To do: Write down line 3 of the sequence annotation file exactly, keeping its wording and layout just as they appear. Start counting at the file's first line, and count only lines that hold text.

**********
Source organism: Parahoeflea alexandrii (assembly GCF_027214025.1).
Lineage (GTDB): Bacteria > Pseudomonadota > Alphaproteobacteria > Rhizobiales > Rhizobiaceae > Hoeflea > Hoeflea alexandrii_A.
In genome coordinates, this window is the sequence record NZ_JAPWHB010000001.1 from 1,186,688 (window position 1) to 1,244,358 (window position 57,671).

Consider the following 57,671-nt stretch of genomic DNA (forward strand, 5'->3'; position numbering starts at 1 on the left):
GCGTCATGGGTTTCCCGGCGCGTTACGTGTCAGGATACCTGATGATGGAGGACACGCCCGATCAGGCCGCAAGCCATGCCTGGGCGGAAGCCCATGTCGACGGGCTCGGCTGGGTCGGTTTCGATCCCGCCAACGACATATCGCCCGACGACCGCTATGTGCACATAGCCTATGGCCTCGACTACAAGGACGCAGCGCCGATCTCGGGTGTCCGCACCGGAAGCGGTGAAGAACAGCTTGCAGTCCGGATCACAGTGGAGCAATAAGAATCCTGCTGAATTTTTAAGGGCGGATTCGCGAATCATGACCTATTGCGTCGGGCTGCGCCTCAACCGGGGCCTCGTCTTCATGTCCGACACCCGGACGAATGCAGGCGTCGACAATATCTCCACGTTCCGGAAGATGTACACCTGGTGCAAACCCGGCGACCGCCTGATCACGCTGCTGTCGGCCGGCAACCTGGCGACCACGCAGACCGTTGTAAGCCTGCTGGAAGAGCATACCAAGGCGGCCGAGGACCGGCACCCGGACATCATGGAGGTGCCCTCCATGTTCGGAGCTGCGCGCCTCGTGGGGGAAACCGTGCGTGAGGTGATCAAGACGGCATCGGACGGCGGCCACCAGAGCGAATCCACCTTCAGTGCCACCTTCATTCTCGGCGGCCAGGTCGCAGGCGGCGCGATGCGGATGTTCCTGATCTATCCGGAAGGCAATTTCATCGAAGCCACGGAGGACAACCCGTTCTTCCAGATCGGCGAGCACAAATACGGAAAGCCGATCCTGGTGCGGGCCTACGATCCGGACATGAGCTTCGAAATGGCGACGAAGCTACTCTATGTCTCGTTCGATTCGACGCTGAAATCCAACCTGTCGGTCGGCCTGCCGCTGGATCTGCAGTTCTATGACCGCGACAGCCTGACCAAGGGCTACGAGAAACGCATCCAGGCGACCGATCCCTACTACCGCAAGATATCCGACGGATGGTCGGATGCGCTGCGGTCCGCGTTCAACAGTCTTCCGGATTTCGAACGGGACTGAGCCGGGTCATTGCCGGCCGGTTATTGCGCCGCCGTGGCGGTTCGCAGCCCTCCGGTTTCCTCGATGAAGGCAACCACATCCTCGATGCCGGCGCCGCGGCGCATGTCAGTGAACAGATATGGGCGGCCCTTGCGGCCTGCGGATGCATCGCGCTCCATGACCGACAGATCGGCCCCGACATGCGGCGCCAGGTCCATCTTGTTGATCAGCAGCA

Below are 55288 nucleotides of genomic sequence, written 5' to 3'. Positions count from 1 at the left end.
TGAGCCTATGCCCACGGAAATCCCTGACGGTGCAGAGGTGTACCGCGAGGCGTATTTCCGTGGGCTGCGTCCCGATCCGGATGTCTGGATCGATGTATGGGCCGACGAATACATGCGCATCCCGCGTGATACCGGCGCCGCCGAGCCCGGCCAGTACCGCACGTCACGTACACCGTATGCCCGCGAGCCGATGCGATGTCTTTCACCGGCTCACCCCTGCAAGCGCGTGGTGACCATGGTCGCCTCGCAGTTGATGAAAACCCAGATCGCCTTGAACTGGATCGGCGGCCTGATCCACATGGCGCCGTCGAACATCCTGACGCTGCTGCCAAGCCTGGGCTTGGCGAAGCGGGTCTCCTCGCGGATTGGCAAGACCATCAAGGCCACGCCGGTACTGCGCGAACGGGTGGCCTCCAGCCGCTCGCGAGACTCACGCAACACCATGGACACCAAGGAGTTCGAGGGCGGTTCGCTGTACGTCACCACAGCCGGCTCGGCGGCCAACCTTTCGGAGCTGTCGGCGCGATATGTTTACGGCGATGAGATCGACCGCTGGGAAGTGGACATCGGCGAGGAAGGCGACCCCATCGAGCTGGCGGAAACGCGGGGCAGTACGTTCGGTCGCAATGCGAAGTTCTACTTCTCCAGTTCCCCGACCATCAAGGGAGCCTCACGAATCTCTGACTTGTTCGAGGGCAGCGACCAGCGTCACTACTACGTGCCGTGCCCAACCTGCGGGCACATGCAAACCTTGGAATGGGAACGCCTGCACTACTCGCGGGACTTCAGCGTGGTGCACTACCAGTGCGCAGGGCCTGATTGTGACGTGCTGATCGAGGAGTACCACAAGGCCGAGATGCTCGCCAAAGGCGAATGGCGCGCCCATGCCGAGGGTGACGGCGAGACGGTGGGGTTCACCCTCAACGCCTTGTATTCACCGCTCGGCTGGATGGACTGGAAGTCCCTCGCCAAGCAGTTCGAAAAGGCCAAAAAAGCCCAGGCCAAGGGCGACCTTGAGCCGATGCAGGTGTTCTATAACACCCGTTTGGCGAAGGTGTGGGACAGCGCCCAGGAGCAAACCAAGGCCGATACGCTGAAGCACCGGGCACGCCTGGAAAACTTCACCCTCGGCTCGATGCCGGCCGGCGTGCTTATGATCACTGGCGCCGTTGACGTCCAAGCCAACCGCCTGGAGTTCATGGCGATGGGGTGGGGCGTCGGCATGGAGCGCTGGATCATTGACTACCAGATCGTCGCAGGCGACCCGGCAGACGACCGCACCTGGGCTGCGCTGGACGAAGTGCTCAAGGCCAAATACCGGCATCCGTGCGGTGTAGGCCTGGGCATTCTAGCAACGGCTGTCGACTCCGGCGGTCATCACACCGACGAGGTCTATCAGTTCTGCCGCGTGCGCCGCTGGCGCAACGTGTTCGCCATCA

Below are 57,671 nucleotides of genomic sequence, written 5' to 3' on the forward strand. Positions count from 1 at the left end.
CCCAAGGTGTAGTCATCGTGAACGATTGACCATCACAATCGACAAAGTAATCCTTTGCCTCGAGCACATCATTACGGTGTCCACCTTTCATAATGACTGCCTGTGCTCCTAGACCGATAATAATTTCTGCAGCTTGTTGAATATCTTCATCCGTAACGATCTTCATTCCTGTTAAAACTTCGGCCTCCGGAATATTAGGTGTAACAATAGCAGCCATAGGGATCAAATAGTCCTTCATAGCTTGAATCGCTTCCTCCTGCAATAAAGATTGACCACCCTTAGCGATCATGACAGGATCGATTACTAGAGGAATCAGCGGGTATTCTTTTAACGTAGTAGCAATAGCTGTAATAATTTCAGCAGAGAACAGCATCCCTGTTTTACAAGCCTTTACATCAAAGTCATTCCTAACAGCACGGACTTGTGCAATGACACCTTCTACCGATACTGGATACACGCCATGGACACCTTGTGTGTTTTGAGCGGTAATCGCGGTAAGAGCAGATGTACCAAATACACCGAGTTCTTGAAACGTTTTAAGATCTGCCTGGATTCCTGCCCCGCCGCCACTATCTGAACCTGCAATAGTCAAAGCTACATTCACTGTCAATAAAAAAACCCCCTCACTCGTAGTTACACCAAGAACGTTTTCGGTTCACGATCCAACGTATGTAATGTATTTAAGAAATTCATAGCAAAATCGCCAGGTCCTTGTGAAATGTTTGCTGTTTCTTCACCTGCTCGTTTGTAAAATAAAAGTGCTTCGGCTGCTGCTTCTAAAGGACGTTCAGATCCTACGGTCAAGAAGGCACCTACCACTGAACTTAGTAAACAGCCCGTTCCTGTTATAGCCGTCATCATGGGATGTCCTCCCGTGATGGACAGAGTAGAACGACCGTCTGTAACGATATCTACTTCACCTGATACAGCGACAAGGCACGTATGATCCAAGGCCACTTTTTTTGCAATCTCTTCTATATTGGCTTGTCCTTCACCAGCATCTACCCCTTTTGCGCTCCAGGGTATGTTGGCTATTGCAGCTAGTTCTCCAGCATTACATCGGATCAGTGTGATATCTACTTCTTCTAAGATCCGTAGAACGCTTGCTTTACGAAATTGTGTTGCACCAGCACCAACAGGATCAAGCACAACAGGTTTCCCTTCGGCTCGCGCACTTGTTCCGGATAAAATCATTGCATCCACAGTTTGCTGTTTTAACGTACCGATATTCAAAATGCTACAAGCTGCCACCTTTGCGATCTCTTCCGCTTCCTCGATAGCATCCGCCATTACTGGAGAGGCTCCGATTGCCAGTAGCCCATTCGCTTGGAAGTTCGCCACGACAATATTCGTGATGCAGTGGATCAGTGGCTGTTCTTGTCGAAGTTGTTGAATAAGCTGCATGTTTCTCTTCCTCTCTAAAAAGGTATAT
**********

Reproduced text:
In genome coordinates, this window is the sequence record NZ_JAPWHB010000001.1 from 1,186,688 (window position 1) to 1,244,358 (window position 57,671).